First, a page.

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Biology experiment. Investigating the effect of temperature on the surface tension of water

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Introduction

BIOLOGY HIGHER LEVEL Internal Assessment Investigating the effect of temperature on the surface tension of water November 2010 Research Question Will increasing the temperature affect the surface tension of water? Hypothesis If the temperature of the water is increased, then it will reduce the capacity of the surface tension as increasing temperature increases the kinetic energy of the water molecules, causing them to move faster, thus having less cohesive forces and surface tension. Safety Figure I: Risk assessment of possible hazards Hazard Reason Precaution Hot water Water at higher temperatures can burn Handle hot water with care and avoid touching Hot plate At high temperatures the hot plate can burn Handle hot plate with care and avoid touching surface Variables Figure II: Independent, dependent and controlled variables in the experiment Type of Variable Variable Range of Values or Method of Control Independent Temperature of the water From 10.0oC to 50.0oC Dependent Number of drops coin can hold Taken from number of drops that coin holds before it overflows and breaks (excludes the drop that made it overflow) Controlled Temperature When a specific temperature is needed for the water and coin, it will be controlled by the water bath. ...read more.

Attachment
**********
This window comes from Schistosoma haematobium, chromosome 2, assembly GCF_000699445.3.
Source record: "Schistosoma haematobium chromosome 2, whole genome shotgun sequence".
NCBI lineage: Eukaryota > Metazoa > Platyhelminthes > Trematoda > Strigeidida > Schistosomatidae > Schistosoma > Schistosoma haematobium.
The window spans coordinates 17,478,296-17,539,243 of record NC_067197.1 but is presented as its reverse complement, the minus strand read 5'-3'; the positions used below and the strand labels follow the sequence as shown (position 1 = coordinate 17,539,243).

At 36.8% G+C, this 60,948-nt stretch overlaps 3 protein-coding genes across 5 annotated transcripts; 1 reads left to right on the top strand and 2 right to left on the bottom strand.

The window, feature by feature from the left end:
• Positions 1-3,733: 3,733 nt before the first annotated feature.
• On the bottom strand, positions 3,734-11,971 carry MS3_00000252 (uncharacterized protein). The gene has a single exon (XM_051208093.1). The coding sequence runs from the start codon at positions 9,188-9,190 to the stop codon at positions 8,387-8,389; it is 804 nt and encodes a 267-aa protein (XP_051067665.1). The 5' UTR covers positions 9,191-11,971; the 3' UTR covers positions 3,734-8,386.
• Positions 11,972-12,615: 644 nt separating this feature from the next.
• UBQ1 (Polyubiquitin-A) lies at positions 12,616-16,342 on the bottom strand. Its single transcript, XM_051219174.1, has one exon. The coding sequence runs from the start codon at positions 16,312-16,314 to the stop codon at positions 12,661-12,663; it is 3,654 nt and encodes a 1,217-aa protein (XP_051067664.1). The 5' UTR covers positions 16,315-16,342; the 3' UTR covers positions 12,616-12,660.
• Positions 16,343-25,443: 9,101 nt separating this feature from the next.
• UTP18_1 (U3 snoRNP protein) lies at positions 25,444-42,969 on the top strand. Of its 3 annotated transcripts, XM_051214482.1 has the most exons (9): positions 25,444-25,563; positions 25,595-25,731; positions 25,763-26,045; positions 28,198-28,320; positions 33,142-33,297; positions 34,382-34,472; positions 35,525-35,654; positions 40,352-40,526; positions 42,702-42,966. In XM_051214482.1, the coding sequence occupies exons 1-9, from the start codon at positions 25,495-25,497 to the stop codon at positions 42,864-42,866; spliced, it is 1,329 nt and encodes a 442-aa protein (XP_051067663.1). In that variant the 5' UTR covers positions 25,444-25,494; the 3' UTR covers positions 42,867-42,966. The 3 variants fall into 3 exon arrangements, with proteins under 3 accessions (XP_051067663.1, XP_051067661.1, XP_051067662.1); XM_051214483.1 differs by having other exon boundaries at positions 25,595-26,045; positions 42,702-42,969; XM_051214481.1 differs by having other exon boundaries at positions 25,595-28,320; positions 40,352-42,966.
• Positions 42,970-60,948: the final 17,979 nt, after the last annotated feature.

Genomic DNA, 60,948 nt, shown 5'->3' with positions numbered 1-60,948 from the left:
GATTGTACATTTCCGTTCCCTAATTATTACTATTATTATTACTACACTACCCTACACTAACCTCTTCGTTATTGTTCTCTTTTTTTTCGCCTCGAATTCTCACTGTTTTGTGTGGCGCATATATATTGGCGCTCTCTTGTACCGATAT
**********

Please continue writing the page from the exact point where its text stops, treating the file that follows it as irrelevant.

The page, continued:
Middle

(� 0.6oC) Trial Number of drops coin can hold (� 1 drop) 10.0 1 55 2 54 3 56 4 55 5 55 20.0 1 51 2 48 3 49 4 50 5 50 30.0 1 39 2 40 3 40 4 42 5 39 40.0 1 34 2 32 3 32 4 31 5 33 50.0 1 27 2 29 3 28 4 27 5 28 Figure IV: Qualitative data collected from experiment Temperature of water (oC) (� 0.6oC) Trial Qualitative observations 10.0 1 Shape: water approximately 70mm in height, quite angular at top edge 2 3 4 5 20.0 1 Shape: water approximately 65mm in height, quite angular at top edge 2 3 4 5 30.0 1 Shape: water approximately 58mm in height, slightly rounded at top edge 2 3 4 5 40.0 1 Shape: water approximately 48mm in height, rounded at top edge 2 3 4 5 50.0 1 Shape: water approximately 40mm in height, more flat than round at top edge 2 3 4 5 Data Processing Figure VI: Calculated values obtained from experiment Temperature of water (oC) (� 0.6oC) Average number of drops the coin could hold (2 sig. ...read more.

Conclusion

The result values were also quite similar. There was no great deviation and the results fell within acceptable differences. The advantage in this experiment was the counting of the droplets, which had clear distinctions. However, there were a few limitations in this experiment. There were possible sources of random error. One possible source of error was an inconsistent experimental technique. As this experiment requires precision of individual technique, especially with the dropping of droplets, this could possibly be the largest source of random error. However, this was minimised through the repeated trials. Temperature fluctuation is also another source of possible error. While the water bath and hot plate can control the temperature, the water in the pipette could fluctuate. But this can be reduced by quickly performing the experiment for each trial. Also, there were possible systematic errors in this experiment. If the equipment was calibrated incorrectly, it would affect the values. Further improvements could also be proposed for this experiment. A trial run for each temperature can be performed in order to gauge an approximation for the surface tension which would ensure that the first result does have a great difference between the others. More repeats, such as 10 trials, would be also beneficial to the nature of this experiment. ?? ?? ?? ?? Page 2 of 3 ...read more.

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